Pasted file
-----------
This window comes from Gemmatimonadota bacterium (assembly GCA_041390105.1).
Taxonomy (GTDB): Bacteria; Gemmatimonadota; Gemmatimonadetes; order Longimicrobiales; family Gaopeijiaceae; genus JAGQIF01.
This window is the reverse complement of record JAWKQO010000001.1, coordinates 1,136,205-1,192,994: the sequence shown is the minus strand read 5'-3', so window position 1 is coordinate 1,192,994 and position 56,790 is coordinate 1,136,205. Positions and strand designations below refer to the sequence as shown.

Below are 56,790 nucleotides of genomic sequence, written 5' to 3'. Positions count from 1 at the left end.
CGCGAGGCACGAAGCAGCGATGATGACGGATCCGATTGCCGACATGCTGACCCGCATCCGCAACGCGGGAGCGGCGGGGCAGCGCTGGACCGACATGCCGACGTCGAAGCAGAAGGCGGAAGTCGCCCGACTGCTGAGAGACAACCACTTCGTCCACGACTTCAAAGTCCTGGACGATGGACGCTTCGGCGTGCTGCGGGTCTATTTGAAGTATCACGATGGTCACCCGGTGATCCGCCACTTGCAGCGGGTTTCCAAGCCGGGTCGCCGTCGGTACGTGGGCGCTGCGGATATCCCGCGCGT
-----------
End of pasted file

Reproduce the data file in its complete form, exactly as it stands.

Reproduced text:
This window comes from Gemmatimonadota bacterium (assembly GCA_041390105.1).
Taxonomy (GTDB): Bacteria; Gemmatimonadota; Gemmatimonadetes; order Longimicrobiales; family Gaopeijiaceae; genus JAGQIF01.
This window is the reverse complement of record JAWKQO010000001.1, coordinates 1,136,205-1,192,994: the sequence shown is the minus strand read 5'-3', so window position 1 is coordinate 1,192,994 and position 56,790 is coordinate 1,136,205. Positions and strand designations below refer to the sequence as shown.

Below are 56,790 nucleotides of genomic sequence, written 5' to 3'. Positions count from 1 at the left end.
CGCGAGGCACGAAGCAGCGATGATGACGGATCCGATTGCCGACATGCTGACCCGCATCCGCAACGCGGGAGCGGCGGGGCAGCGCTGGACCGACATGCCGACGTCGAAGCAGAAGGCGGAAGTCGCCCGACTGCTGAGAGACAACCACTTCGTCCACGACTTCAAAGTCCTGGACGATGGACGCTTCGGCGTGCTGCGGGTCTATTTGAAGTATCACGATGGTCACCCGGTGATCCGCCACTTGCAGCGGGTTTCCAAGCCGGGTCGCCGTCGGTACGTGGGCGCTGCGGATATCCCGCGCGT